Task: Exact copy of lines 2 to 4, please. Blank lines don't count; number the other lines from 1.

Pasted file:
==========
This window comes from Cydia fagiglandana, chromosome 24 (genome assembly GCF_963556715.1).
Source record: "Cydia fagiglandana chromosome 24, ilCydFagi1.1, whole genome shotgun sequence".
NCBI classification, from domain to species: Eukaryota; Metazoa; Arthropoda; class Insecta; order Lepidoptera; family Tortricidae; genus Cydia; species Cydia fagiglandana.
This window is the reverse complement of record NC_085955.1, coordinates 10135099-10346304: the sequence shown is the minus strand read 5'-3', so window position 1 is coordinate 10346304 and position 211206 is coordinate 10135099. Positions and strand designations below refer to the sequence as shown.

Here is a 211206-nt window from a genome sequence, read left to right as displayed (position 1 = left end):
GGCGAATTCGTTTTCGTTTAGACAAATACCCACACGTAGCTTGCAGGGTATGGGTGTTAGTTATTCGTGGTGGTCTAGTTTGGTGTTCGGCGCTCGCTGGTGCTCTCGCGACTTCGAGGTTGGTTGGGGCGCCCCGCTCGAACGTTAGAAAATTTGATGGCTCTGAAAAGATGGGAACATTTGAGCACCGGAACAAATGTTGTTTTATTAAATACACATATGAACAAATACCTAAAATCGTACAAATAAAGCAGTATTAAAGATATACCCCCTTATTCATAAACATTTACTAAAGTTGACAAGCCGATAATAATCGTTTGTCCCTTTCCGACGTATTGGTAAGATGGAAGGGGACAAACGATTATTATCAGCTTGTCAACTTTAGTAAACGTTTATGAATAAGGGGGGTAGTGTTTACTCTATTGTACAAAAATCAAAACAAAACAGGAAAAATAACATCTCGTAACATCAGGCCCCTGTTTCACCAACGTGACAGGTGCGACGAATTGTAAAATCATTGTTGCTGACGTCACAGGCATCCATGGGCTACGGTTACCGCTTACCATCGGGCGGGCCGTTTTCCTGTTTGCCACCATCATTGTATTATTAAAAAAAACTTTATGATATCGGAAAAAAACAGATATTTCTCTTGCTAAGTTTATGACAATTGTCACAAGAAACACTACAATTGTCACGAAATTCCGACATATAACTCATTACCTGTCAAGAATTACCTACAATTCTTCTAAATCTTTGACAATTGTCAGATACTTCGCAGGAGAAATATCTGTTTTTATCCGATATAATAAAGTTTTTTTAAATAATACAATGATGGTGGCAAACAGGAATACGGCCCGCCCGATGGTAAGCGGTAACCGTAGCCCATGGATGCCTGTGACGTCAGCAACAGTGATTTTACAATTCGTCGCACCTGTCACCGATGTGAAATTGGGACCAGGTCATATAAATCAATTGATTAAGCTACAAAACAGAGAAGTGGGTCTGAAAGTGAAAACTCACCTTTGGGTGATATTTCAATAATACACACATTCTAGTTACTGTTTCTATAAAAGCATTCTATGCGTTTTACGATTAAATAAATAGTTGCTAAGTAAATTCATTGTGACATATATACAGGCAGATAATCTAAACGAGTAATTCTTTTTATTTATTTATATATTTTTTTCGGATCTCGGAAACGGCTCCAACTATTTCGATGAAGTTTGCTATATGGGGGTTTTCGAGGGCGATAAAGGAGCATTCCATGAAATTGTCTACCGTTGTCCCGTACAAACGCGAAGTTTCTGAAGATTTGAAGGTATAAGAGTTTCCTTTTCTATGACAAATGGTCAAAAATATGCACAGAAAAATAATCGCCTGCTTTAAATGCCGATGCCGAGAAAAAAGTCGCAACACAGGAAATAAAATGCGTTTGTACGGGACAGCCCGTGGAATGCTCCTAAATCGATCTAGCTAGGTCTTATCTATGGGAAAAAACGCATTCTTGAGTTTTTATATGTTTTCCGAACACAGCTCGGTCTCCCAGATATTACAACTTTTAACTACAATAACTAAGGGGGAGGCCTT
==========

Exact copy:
Source record: "Cydia fagiglandana chromosome 24, ilCydFagi1.1, whole genome shotgun sequence".
NCBI classification, from domain to species: Eukaryota; Metazoa; Arthropoda; class Insecta; order Lepidoptera; family Tortricidae; genus Cydia; species Cydia fagiglandana.
This window is the reverse complement of record NC_085955.1, coordinates 10135099-10346304: the sequence shown is the minus strand read 5'-3', so window position 1 is coordinate 10346304 and position 211206 is coordinate 10135099. Positions and strand designations below refer to the sequence as shown.